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      Opioidergic and dopaminergic manipulation of gambling tendencies: a preliminary study in male recreational gamblers


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          Gambling is characterized by cognitive distortions in the processing of chance and skill that are exacerbated in pathological gambling. Opioid and dopamine dysregulation is implicated in pathological gambling, but it is unclear whether these neurotransmitters modulate gambling distortions. The objective of the current study was to assess the effects of the opioid receptor antagonist naltrexone and the dopamine D2 receptor antagonist haloperidol on gambling behavior. Male recreational gamblers ( n = 62) were assigned to receive single oral doses of naltrexone 50 mg, haloperidol 2 mg or placebo, in a parallel-groups design. At 2.5 h post-dosing, participants completed a slot machine task to elicit monetary wins, “near-misses,” and a manipulation of personal choice, and a roulette game to elicit two biases in sequential processing, the gambler's fallacy and the hot hand belief. Psychophysiological responses (electrodermal activity and heart rate) were taken during the slot machine task, and plasma prolactin increase was assessed. The tasks successfully induced the gambling effects of interest. Some of these effects differed across treatment groups, although the direction of effect was not in line with our predictions. Differences were driven by the naltrexone group, which displayed a greater physiological response to wins, and marginally higher confidence ratings on winning streaks. Prolactin levels increased in the naltrexone group, but did not differ between haloperidol and placebo, implying that naltrexone but not haloperidol may have been functionally active at these doses. Our results support opioid modulation of cognition during gambling-like tasks, but did not support the more specific hypothesis that naltrexone may act to ameliorate cognitive distortions.

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              Integration of impulsivity and positive mood to predict risky behavior: development and validation of a measure of positive urgency.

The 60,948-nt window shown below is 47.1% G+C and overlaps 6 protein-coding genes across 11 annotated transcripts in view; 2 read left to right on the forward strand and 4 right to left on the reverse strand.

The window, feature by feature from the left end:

In 3 studies, the authors developed and began to validate a measure of the propensity to act rashly in response to positive affective states (positive urgency). In Study 1, they developed a content-valid 14-item scale, showed that the measure was unidimensional, and showed that positive urgency was distinct from impulsivity-like constructs identified in 2 models of impulsive behavior. In Study 2, they showed that positive urgency explained variance in risky behavior not explained by measures of other impulsivity-like constructs, differentially explained positive mood-based risky behavior, differentiated individuals at risk for problem gambling from those not at risk, and interacted with drinking motives and expectancies as predicted to explain problem drinking behavior. In Study 3, they confirmed the hypothesis that positive urgency differentiated alcoholics from both eating-disordered and control individuals. ((c) 2007 APA, all rights reserved).

                Author and article information

                Front Behav Neurosci
                Front Behav Neurosci
                Front. Behav. Neurosci.
                Frontiers in Behavioral Neuroscience
                Frontiers Media S.A.
                07 October 2013
                : 7
                : 138
                [1] 1Department of Psychology, University of Cambridge Cambridge, UK
                [2] 2Department of Psychology, Behavioural and Clinical Neuroscience Institute, University of Cambridge Cambridge, UK
                [3] 3Institute of Cognitive Neuroscience, University College London London, UK
                [4] 4Department of Psychiatry, University of Cambridge Cambridge, UK
                [5] 5Cambridgeshire and Peterborough NHS Foundation Trust Cambridge, UK
                Author notes

                Edited by: Bryan F. Singer, University of Michigan, USA

                Reviewed by: Martin Zack, Centre for Addiction and Mental Health, Canada; Harriet De Wit, University of Chicago, USA

                *Correspondence: Luke Clark, Department of Psychology, University of Cambridge, Downing Street, Cambridge CB2 3EB, Cambridge, UK e-mail: lc260@ 123456cam.ac.uk

                This article was submitted to the journal Frontiers in Behavioral Neuroscience.

                Copyright © 2013 Porchet, Boekhoudt, Studer, Gandamaneni, Rani, Binnamangala, Müller and Clark.

                This is an open-access article distributed under the terms of the Creative Commons Attribution License (CC BY). The use, distribution or reproduction in other forums is permitted, provided the original author(s) or licensor are credited and that the original publication in this journal is cited, in accordance with accepted academic practice. No use, distribution or reproduction is permitted which does not comply with these terms.

                : 10 July 2013
                : 16 September 2013
                Page count
                Figures: 6, Tables: 3, Equations: 0, References: 106, Pages: 13, Words: 11415
                Original Research Article

                naltrexone,haloperidol,pathological gambling,addiction,reward,motivation,decision-making,psychophysiology


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